“I think the question here is whether President Xi and President Biden can get their respective militaries to have a regular communication process … whether they're going to meet regularly and say, ‘Look, this is why we're doing freedom of naval operations in your country. these areas. These are our red lines, this is what we think would be useful to achieve together,” he said. “In a crisis, these things can make the difference between escalation and de-escalation.”
A veteran Democrat on the Senate Foreign Relations Committee, New Jersey Sen. Robert Menendez, offered a similar assessment when approached for comment by The independent on Tuesday.
Mr. Menendez, who chaired the upper house's foreign affairs committee until he resigned last month after being charged with bribery and conspiracy to act as a foreign agent for Egypt, said he thought it was “very important” for Biden to pursue restoring ties. .
“We cannot afford an accident or a subsequent incident that could escalate into something bigger. We need to restore it and I hope that will be achieved with the President,” he said.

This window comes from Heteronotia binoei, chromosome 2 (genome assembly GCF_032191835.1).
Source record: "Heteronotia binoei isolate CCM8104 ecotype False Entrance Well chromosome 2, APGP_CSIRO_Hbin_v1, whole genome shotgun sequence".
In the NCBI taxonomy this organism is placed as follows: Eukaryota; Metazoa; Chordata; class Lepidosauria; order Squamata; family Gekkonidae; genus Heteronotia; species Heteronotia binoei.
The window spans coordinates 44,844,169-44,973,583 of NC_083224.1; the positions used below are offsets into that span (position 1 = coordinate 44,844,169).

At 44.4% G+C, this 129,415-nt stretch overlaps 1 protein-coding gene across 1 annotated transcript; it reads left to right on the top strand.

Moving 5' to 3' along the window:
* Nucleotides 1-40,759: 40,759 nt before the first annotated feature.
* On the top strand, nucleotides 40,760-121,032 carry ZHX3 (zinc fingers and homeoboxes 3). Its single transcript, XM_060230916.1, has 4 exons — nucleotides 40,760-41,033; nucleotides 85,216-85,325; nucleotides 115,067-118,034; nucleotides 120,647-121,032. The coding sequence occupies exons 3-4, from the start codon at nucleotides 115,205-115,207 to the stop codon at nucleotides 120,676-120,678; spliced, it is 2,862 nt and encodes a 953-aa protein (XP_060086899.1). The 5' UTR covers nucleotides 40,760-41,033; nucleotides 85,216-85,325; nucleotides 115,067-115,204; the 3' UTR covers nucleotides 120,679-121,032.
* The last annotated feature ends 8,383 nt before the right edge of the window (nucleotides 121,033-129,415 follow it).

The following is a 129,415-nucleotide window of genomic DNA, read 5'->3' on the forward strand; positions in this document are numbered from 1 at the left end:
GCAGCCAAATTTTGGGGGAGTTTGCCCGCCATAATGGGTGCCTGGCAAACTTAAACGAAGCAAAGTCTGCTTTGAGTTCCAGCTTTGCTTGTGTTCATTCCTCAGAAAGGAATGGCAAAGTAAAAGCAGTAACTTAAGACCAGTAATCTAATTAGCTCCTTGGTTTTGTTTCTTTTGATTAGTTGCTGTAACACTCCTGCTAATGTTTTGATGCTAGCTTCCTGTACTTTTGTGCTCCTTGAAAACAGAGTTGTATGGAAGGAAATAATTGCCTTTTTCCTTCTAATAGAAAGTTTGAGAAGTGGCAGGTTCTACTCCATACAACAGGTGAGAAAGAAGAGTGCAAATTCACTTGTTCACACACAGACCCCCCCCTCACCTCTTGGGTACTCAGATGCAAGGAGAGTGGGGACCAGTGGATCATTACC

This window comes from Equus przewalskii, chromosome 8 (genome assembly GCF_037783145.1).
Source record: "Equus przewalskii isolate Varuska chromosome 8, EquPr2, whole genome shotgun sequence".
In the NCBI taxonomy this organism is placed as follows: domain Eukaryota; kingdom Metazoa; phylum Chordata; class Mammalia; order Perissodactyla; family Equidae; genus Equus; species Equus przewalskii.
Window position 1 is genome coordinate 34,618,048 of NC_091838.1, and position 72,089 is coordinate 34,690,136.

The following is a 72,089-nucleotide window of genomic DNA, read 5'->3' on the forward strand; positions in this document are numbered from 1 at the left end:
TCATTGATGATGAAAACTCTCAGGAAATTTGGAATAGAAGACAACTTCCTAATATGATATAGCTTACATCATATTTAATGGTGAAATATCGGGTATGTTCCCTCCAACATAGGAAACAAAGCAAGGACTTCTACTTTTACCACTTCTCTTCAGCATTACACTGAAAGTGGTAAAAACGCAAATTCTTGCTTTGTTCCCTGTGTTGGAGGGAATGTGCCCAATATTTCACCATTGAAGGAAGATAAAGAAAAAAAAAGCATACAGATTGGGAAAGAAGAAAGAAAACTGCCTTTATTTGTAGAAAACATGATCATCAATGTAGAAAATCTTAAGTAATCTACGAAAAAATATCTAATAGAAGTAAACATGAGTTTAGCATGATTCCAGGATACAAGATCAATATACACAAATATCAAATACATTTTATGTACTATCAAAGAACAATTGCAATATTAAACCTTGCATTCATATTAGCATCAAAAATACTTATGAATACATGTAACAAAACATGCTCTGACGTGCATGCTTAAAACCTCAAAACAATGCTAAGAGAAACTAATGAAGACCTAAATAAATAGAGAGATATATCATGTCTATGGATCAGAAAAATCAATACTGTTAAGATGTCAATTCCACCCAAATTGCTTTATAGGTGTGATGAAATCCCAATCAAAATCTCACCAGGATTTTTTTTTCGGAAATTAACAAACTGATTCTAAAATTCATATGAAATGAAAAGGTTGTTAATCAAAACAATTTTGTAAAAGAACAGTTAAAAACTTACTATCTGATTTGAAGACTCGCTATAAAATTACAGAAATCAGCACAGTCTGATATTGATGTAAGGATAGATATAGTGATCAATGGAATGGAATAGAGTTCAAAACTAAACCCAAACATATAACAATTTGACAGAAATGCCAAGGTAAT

And despite Mr Trump's earlier condemnation of General Milley for talking to his Chinese rival, Mr Biden's effort to restore military channels between Washington and Beijing drew praise from the top Republican on the Senate Foreign Relations Committee, Senator James. Risch of Idaho.
said Mr. Risch The independent on Tuesday that opening those relations should be a “high priority” for Mr. Biden and for the US.
“One of the things we worry about the most is a mistake. And if you have good open communication with the other side, at least you'll avoid a mistake,” he said. “I think it's important. I'm not sure the Chinese are as convinced as we are about how important it is, but we have a long history and long experience with it, and it's a good thing to do.”
Eric Garcia contributed reporting from Capitol Hill